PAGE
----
The 53rd PA, Brooke’s Brigade, and the Wheatfield

by Ty DeWitt


“This was the hardest fight I was ever in”

The 124 men of the 53rd Pennsylvania Infantry, commanded by Lieutenant Colonel Richard McMichael, and the rest of Colonel John Brooke’s Brigade (2nd Division, 2nd Corps) stood in position along the southern edge of the Trostle Woods. To their left was the 64th New York and the 2nd Delaware. To their right, the 27th Connecticut and the 145th Pennsylvania. In front of them was that all too familiar fog of war floating above a field of winter wheat. Hidden amongst the smoke were three Federal Brigades (Zook, Kelly’s Irish and Cross) trying their hardest to hold back attacking troops from South Carolina (Kershaw’s Brigade) and Georgia (Anderson’s Brigade). At around 5pm Brookes ordered his men forward to relieve Cross’s men. They rushed forward into the wheat, their line spanning the entire width of the field. They were instantly met with enemy musketry from Anderson’s Georgians. Halfway across the wheat field, Brooke ordered his men to “Halt, fire at will.” For five minutes they poured lead into the Rebels at the southern edge of the field.

Then the order “fix bayonets” was given. Brookes stood in front of the lines, grabbed the flag of the 53rd and carried them forward. “At the word of command the men dashed forward and with loud shouts drove the enemy, scattering his ranks and gained the position”, this position being the wooded heights just beyond the field. They chased the fleeing Rebels through the wood but with difficulty and the rocky terrain of the woods disorganized Brookes’ men. This, added with the adrenaline and confusion of battle, brought forth a larger issue. Corporal Anthony Beaver of Company C wrote it best “we advanced too fast for our troops on the right of our Brigade, that give the Rebs a chance to flank us”. Beaver was right. In the smoke of battle, the brigade had pushed too far past Kelly’s men back to their right and the newly arrived Regulars back to their left. Brookes had to reposition his men into a “C” formation in an attempt hold back Confederates closing in on the western portion of the woods. The 53rd was first to face the attack by Semmes’ Brigade. The Rebs charged twice across a narrow meadow but were cut down by the fire. Many noted that “this was the hardest fight I was ever in”. They held their ground until their position became their enemy. A threat to the brigade’s left was looming, Anderson’s Georgians. They had reformed and now brought forth a line of men much longer than Brookes’.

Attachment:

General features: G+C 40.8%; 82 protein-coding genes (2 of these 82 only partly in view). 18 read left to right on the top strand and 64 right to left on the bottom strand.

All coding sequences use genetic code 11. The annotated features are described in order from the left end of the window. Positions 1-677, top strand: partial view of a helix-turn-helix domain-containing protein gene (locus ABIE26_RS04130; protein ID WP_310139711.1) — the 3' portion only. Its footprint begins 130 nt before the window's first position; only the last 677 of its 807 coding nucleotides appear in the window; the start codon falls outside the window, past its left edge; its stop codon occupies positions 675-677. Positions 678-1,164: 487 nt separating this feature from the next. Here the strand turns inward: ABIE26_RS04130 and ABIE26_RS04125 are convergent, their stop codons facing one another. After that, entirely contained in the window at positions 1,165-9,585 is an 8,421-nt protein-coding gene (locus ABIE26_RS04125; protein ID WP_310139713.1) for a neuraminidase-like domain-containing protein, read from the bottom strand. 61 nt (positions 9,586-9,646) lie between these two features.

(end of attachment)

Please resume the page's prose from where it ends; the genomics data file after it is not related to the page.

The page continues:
Now the Confederate tide out flanked Brookes entirely. With the Rebels closing in, Brookes ordered a quick withdraw. Now 53rd and the rest of the brigade were the ones being chased back across the woods and across the bloodied wheat field. The Rebels rained hot lead into the backs of their retreating foes, inflicting heavy losses. Many men were shot from behind and fell face first into field, dead. One man, Sergeant Matthew Isett of the 53rd’s Company C, was wounded severely in the in leg. Corporal Beaver and another soldier tried carrying him from the field, but with the Rebs closing in, Isett had to be left behind. On July 4th, Beaver and three others returned to that field of death to find Isett. He was found dead like so many others that had suffered similar fates. They buried Sergeant Isett on Michael Fry’s farm.

The 53rd loss 80 men: 7 killed, 67 wounded, and 6 missing; 64.5% casualties of those fighting. The rest of Brooke’s 4th Brigade lost 309 men.

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